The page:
Surfing - A Growing Industry
So you want to work in the surf industry. You’re mad about surfing, can’t get enough of it and you’re probably thinking it would be a great idea to get a job where you can immerse yourself in your passion. Love what you do and do what you love is what they say. You’d even be prepared to take a lower paid job to live the dream.
Estimates of the number of surfers in the world vary widely. In May 2012 The Economist web site reported that the number of surfers (people who claim to surf at least once a year) worldwide grew from 26 million in 2001 to 35 million in 2011. Surfers are the consumers of the industry and it would be safe to assume that with more surfers in the world, the surf industry must be growing and there a number of signs that it will continue to grow for the next five to ten years.
There are various estimates of the size of the surf industry. According to the statistics brain web site the worldwide surf industry revenue was $US6.24B in 2010. If we assume that the average punter (one who punts airs) earns $US70k (remember the top pros earn in the millions but the average shop assistant probably only pulls around $US20k, not to mention the clothing factory workers in Bangladesh), that means there are about 90,000 people working in the surf industry worldwide. As a guess, that’s one person working in the industry for every 400 surfers in the world.
So what are the indicators of growth for the surf industry? First of all, whilst the surf industry revenue actually fell from an estimated $US7.22B in 2008 to $US6.24B in 2010, we can safely assume that, like most other industries, this was due to the global financial crisis. The industry is now beginning to pull itself out of this downturn. A recent report by Global Industry Analysts Inc (summarised on the PRweb site) is estimating that the world surfing market is forecast to reach $US13.2B by the year 2017. According to this report the primary driver for this growth is the initiative being taken by surfing equipment makers, marketers and associations in making surfing much more accessible to a broader demographic
As an indicator of future expansion of the surf industry, in a recent media release the Association of Surfing Professionals (ASP) announced that the new world title sponsor would be Samsung Electronics Co., not one of the traditional surf brands. Whilst non surf industry sponsorship is not new, such a significant sponsorship is an indication of the appeal of surfing to the broader market. Samsung will surely be looking to use this surfing sponsorship to build its brand appeal beyond surfers. This expansion of surfing’s appeal into the broader market will affect the industry in two ways; it will attract more people to take up surfing, and, it will open the mass market for surf brands to penetrate.
The surf industry has traditionally flourished around the coastline, however, exciting new technologies in artificial waves and wave parks could see a whole new industry sector develop inland. Can you imagine a new inland surf culture developing with its own fashions, equipment, stadium competitions and surf heroes? If you combine this inland geographic expansion of the surf industry with big corporate sponsors the industry has the potential for significant growth.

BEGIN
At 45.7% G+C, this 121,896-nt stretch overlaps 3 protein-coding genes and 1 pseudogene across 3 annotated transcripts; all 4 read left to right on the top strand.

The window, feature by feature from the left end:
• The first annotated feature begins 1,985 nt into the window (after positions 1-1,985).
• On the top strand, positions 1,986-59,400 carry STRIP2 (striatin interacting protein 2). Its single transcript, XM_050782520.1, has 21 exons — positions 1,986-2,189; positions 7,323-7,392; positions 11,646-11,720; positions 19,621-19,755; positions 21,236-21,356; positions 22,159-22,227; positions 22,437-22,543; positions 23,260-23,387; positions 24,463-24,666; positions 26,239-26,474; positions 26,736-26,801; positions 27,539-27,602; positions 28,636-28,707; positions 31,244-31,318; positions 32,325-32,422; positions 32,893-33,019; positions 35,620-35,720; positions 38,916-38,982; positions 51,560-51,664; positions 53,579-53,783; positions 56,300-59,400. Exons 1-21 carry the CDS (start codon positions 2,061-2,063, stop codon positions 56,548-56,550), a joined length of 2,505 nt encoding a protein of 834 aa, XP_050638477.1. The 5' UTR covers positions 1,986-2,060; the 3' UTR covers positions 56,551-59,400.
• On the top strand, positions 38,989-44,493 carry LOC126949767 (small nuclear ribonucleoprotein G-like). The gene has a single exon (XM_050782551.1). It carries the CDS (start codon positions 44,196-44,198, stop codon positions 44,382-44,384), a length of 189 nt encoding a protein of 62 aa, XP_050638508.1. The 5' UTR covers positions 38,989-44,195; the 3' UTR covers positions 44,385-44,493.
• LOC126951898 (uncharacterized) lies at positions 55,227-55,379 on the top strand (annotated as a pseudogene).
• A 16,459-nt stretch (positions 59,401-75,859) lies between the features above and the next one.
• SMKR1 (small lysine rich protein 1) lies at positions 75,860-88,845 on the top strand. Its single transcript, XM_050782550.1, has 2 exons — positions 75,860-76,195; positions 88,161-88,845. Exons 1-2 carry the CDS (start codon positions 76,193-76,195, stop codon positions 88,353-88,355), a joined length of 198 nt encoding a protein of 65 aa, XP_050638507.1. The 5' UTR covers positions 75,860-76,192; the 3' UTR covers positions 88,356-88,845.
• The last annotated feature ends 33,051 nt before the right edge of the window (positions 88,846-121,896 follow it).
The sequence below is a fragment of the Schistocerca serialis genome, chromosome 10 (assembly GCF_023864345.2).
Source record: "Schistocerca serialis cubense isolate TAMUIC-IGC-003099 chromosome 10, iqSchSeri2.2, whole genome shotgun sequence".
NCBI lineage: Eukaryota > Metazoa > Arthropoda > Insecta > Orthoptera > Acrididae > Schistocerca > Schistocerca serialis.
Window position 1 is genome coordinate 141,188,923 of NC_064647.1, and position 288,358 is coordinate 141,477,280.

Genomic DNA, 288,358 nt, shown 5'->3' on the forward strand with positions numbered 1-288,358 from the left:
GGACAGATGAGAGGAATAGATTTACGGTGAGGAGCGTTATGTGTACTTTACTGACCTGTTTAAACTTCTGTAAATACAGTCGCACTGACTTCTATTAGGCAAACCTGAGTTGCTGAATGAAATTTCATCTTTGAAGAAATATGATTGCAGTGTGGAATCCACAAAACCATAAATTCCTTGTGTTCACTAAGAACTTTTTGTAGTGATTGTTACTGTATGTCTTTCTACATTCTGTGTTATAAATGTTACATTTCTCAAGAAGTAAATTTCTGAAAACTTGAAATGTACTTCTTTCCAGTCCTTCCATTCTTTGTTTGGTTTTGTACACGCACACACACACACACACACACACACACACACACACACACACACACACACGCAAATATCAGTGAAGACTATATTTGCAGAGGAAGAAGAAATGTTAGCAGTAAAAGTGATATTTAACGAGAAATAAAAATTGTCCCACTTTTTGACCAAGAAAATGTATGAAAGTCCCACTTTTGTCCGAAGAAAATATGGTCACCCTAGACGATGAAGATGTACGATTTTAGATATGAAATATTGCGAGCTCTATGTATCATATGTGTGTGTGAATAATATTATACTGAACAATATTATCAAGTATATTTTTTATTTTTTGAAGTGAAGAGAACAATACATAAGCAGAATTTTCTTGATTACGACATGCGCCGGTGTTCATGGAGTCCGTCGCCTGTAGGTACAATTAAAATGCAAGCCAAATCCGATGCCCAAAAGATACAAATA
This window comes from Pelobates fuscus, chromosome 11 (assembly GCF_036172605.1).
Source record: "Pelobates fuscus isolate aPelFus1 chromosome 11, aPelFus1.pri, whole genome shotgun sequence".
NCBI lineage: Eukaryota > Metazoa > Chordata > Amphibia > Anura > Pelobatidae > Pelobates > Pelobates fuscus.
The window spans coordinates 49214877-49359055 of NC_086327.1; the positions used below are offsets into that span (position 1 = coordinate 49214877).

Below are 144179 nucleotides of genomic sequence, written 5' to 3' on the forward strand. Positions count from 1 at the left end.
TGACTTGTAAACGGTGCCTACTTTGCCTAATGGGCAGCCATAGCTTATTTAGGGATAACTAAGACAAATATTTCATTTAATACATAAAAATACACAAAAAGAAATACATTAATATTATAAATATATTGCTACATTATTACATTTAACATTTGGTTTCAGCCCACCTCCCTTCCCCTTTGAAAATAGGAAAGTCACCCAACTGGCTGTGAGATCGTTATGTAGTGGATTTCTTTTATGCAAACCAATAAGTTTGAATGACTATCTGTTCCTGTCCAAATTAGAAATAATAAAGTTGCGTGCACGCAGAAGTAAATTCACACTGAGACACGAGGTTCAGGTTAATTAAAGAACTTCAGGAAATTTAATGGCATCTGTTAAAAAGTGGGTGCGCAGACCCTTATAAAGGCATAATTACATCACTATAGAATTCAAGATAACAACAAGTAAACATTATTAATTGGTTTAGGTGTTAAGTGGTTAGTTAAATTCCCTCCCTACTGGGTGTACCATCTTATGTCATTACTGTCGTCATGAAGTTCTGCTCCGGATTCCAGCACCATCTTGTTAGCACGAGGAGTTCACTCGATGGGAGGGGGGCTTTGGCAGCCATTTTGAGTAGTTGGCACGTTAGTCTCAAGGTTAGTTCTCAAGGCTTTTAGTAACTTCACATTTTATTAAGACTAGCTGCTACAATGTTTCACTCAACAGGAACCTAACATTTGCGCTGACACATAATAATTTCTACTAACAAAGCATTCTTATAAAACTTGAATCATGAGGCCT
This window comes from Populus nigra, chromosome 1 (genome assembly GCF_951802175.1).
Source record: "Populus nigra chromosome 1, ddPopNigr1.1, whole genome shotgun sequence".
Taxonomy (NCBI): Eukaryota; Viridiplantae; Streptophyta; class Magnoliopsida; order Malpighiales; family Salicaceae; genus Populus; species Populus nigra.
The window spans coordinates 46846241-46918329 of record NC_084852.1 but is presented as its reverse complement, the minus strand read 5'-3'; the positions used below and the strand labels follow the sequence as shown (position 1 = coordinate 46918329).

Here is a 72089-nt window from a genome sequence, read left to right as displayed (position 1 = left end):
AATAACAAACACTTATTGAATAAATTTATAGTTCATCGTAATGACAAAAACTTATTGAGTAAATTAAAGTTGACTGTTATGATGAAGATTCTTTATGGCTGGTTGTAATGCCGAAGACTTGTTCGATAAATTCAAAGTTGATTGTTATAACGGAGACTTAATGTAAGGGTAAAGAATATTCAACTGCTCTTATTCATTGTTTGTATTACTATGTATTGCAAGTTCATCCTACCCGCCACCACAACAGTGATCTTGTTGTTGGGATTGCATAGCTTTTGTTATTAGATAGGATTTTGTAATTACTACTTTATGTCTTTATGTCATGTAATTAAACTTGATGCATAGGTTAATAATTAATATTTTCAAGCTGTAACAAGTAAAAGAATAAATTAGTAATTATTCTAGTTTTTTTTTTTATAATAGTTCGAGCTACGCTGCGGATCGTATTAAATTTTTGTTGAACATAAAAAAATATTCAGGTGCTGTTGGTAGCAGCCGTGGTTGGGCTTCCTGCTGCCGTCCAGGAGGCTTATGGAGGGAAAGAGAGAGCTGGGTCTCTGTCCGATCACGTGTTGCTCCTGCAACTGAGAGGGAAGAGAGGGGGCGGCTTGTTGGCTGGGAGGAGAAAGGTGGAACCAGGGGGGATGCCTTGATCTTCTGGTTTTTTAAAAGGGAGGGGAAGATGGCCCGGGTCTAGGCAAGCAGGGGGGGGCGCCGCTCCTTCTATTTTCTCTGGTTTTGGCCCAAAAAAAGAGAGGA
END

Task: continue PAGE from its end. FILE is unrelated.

Finally, think about where the growth in the surf industry will occur. The Surfing Australia web site reports an estimated 2.2 million surfers in Australia and in 2002 Boardtrac (a surf industry group) estimated the American surf population to be 2.4 million. That leaves some 20 – 30 million surfers to be accounted for in Europe, Asia, South and Central America and the Pacific islands. According to the Global Industry Analysis Inc. report the major share of the surf industry growth will be in the US and Europe. The report projects that the market for surfing apparel in Europe is expected to surge at a compound annual growth rate of 5%. One indicator of the size and growth of the surf industry in Europe is the number of surf camps advertised on the Surf Camps Europe web site. There are 60 in France, 109 in Spain, 116 in Portugal and 45 in Portugal. Compare these with just 17 in Indonesia, and 18 in Australia, the same number as Britain and only twice that of Ireland.
So is expanding the surf industry big enough to employ you? With revenue expected to grow from $US6.24B in 2010 to $US13.22B in 2017 and based on an average income of $70k per annum there could be employment growth from around 90,000 to 190,000 jobs worldwide in that period. If you combine this projected expansion with the potential growth of wave park surfing the industry growth could be even larger. The surf career market will be expanding and if you really want to work in the surf industry and are prepared to travel there will be many opportunities in the the projected growth areas of the USA and Europe.
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Posted by: Phil Gee, on March 4, 2014
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